I LOVE a to-do list.
I almost always have a daily to-do list. It might be scrawled on an old envelope, on a large Post-It, or most recently in my bullet journal, but a list is a constant.
Honestly, I think a to-do list is what helps me stay organized. I will confess I’m one of those crazy to-do list makers who has been known to write something on my list just to cross it off.
I get a natural high from crossing things off my list. I’m not alone in this obsession.
As a natural list maker, I have no problems with daily to-do’s, but as my life has gotten more hectic, I didn’t have a good way to keep track of monthly and weekly to-dos. These would be the things that should be getting done every week and month.
Confession time: This may be shocking to some of you, but there a lot of things that I am certain you do every month or even more frequently that I do not. We all have to prioritize, and some of my prioritization is probably questionable to a lot of you.
For instance, I do not change bed sheets in my house every week. Ha, I don’t even change them every month. I don’t sweep every day, even with small kids. I don’t clean all that often.
In three simple words…… I HAVE GOALS.
That is the simplest answer to why I schedule everything into my calendar.
I’ve maintained some sort of calendar since I began working at 15. Knowing me, I probably had some sort of schedule even before that, but I can’t remember that long ago. My calendars have always included work schedules, appointments, upcoming events, birthdays, etc. The fundamental purpose of my calendar was to keep track and not forget important things.
That is pretty much all my calendar included for decades.
Now my schedule on Google calendar has a lot more in it. I’m not talking about all of the activities of my children; I’m talking about just my schedule.
Does your email inbox permanently have over 100 messages and you’ve just accepted that as your fate?
Is email taking up too much of your time
Are you overwhelmed just looking at your inbox?
Then take a few minutes to read these few tips and you might just find that there is a solution and it’s not that hard or time consuming.
Go to https://unroll.me and create an account. Trust me you will love this. (it won’t work for some email addresses. It sadly does not support my work email)
Follow all of the instructions on unroll.me because it will show you all of the subscriptions you have and for each one you get to decide whether you want to leave those emails in your inbox, include them in your roll-up email or unsubscribe. If you include them in the roll-up email you will receive one email daily from unroll.me that you can scroll through to see which subscription emails you want to spend time opening or not.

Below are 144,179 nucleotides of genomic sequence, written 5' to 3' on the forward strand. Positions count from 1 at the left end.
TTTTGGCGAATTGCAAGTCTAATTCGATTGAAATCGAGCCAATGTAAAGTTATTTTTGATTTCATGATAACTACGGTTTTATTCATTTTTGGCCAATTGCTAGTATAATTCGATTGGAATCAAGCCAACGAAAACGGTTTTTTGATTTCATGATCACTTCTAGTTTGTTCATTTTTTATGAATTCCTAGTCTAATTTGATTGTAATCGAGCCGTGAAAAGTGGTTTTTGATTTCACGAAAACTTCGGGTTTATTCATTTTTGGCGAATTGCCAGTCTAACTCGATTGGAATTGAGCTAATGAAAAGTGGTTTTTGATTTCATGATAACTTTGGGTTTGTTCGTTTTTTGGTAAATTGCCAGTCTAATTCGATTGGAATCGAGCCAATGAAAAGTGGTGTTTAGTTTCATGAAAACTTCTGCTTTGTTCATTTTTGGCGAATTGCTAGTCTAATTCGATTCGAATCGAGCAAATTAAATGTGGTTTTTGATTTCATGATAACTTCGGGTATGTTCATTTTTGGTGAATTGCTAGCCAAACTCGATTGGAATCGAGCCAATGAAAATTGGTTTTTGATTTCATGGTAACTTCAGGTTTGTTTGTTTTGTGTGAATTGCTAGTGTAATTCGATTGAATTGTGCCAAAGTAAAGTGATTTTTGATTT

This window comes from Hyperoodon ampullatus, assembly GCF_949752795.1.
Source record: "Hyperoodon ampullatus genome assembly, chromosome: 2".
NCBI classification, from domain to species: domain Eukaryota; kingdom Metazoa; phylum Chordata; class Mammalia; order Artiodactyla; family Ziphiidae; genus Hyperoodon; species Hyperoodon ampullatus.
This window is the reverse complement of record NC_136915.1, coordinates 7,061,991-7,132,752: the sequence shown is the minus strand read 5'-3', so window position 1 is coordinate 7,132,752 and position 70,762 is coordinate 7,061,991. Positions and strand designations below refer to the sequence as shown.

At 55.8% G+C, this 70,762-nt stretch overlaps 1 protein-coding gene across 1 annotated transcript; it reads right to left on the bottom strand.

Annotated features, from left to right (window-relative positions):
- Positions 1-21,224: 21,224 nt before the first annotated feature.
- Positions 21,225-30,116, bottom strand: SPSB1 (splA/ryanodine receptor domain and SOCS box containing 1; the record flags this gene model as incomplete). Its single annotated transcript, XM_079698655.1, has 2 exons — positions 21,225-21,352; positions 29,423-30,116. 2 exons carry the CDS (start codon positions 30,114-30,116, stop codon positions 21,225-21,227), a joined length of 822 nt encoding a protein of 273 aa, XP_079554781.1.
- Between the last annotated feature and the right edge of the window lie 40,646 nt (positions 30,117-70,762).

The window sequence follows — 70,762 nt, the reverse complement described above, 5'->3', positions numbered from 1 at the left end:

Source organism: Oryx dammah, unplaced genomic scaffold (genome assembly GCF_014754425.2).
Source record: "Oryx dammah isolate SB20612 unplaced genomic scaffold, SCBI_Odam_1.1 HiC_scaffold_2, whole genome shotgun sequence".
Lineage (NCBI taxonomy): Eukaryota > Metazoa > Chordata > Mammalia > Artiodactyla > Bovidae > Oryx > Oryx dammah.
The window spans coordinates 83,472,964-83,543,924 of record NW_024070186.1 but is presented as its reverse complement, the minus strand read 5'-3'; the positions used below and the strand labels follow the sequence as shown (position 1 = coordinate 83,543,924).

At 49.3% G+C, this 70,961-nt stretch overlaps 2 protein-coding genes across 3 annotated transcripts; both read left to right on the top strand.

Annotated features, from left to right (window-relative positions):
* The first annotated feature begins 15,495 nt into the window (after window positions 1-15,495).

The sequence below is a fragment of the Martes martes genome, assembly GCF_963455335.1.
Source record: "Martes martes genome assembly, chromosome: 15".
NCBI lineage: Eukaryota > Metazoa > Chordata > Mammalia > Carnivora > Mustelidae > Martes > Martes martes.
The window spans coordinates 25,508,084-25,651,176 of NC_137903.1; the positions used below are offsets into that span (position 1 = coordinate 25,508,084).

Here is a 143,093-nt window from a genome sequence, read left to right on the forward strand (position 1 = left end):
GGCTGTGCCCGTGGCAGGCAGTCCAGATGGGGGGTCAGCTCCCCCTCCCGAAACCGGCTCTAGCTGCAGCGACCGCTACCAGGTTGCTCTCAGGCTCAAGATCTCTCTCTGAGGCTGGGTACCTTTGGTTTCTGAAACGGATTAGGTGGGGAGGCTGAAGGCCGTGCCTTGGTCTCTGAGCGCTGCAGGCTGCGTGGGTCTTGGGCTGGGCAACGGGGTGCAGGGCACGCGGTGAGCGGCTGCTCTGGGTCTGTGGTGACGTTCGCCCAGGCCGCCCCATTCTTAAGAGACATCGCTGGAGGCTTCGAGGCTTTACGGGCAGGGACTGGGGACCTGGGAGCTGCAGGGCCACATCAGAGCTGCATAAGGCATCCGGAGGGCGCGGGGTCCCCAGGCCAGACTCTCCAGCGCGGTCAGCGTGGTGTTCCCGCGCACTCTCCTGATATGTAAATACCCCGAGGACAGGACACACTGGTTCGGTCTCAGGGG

Google calendar is amazing and helps to keep our family functioning well.
I have tried many calendar systems over the years—notebooks, organizers, day planners, palm pilot – yes I’m showing my age again etc. For one reason or another I always seemed to struggle with them.
I really love paper calendar systems, because I love to write things down. I also believe that the human brain remembers more of what we physically write down. However, paper calendars are not always with you and I found myself having to wait to schedule things until I was near my calendar.
Now that I have a smartphone –6 months now and I still wonder how I functioned before it – I always have my calendar with me now. We actually started using Google calendar before I got a smartphone.
It’s amazing to me how busy and confusing the schedule for one family of 4 can be—and we only have a 6 year old and a 23 month old.
I can’t even imagine families with 5 kids in school with extra -curricular activities survive. (Shout out to my mom!)
When Brian and I were first married our calendar consisted of one of those free calendars (small squares to write in) that we got from church every December. We would put it on the refrigerator and jot down important things either of us had coming up that would impact the other (dates with friends, traveling, etc.)
Once Cassidy entered the picture we continued with this calendar for a while, but our needs for a bigger more robust calendar system grew. It wasn’t until Amelia joined our family that I knew I needed a different solution. By this time Brian worked shifts, overtime and attended trainings—his schedule constantly changing. This in turn made the girls’ daycare (each of them going somewhere different) schedule fluctuate and then of course there were all the other things each of us were involved with.